Turkey jails dozens of journalists | News | DW | 08.03.2018

Visit the new DW website

Take a look at the beta version of dw.com. We're not done yet! Your opinion can help us make it better.

  1. Inhalt
  2. Navigation
  3. Weitere Inhalte
  4. Metanavigation
  5. Suche
  6. Choose from 30 Languages


Turkey jails dozens of journalists

A year and eight months after a failed coup, Ankara has shown no sign of de-escalating its crackdown on critical journalists. The 25 reporters were convicted on trumped-up terror charges.

Turkey sentenced 25 journalists to prison terms ranging from three years to seven and half years on Thursday. The defendants were accused of "knowingly and willingly" aiding exiled cleric Fethullah Gulen, who has been blamed by Ankara for the failed coup attempt in Turkey in July 2016.

Well-known reporter Murat Aksoy was given a 25-month sentence for aiding a terrorist organization, while pop singer and columnist Atilla Tas received 37 months for the same crime.

"I always said I trust the judiciary, I always believe in it. I dissented, I did nothing else. If dissent is a crime in a country, that is how guilty I am," Tas was quoted as CNNTurk as saying.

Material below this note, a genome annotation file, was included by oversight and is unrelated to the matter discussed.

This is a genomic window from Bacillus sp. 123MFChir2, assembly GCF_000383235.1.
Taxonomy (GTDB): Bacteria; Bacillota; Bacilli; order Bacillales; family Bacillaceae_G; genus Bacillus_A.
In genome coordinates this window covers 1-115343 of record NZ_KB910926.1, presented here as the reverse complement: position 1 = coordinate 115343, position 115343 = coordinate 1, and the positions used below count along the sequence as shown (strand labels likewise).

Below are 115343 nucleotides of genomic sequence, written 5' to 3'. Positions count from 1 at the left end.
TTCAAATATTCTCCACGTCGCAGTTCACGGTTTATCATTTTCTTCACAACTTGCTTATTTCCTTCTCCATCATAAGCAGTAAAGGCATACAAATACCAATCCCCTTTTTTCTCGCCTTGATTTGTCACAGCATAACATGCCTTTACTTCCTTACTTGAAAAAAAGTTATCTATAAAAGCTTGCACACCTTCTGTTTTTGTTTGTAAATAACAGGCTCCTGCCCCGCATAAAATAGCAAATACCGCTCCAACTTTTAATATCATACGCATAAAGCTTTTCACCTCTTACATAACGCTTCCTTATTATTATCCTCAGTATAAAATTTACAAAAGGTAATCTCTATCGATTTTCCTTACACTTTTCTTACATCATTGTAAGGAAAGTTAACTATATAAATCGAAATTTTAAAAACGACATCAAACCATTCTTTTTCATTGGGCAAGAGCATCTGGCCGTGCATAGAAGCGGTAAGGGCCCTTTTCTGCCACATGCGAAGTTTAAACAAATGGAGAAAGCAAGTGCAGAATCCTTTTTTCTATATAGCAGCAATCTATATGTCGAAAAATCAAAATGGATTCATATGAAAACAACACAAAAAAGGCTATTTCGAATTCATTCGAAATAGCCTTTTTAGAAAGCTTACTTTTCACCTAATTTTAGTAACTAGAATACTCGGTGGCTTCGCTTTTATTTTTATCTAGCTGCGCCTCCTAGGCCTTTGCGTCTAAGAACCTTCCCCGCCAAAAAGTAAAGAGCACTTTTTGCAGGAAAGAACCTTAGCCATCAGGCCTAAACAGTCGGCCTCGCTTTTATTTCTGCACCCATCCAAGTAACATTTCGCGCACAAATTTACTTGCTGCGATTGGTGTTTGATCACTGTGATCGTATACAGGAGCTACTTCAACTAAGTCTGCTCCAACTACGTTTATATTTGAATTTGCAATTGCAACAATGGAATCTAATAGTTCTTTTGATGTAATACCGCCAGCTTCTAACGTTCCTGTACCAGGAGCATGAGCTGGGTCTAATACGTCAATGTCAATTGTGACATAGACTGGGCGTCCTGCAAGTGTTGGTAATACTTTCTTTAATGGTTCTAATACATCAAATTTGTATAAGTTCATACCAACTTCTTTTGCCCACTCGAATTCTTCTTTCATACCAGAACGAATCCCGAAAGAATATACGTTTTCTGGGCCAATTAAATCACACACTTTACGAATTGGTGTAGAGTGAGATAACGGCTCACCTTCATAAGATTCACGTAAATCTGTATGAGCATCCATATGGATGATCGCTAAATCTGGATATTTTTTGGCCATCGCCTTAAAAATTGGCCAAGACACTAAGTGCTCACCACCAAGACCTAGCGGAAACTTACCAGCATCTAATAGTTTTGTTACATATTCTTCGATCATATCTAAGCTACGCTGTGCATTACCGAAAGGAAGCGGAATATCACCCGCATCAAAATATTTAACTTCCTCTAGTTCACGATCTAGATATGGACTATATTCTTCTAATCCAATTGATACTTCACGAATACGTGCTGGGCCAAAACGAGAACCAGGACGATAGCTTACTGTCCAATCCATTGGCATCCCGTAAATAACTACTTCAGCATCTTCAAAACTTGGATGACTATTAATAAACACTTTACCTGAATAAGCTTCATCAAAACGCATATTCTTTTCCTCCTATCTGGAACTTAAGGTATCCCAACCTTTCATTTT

'I don't deserve to be punished'

Aksoy took to Twitter to protest his innocence: "My writings may have been critical but don't deserve to be punished. I also don't deserve to be punished, just for being a journalist."

Both were freed for time already served while awaiting their verdicts on the condition that they do not leave Turkey.

Not all of those sentenced on Thursday were accused of having links to Gulen, some expressed sympathies for the country's Kurdish population while others were simply critical of President Recep Tayyip Erdogan.

Despite public calls for all journalists to be freed following the release of German-Turkish journalist Deniz Yücel, response to Thursday's rulings was less vocal.

More than 50,000 have been imprisoned and over 150,000 removed from their jobs in the crackdown that followed the coup attempt. Gulen, a one-time Erdogan ally who fled Turkey in 1999, claims he is the victim of a witch hunt.

es/sms (AFP, Reuters)

DW recommends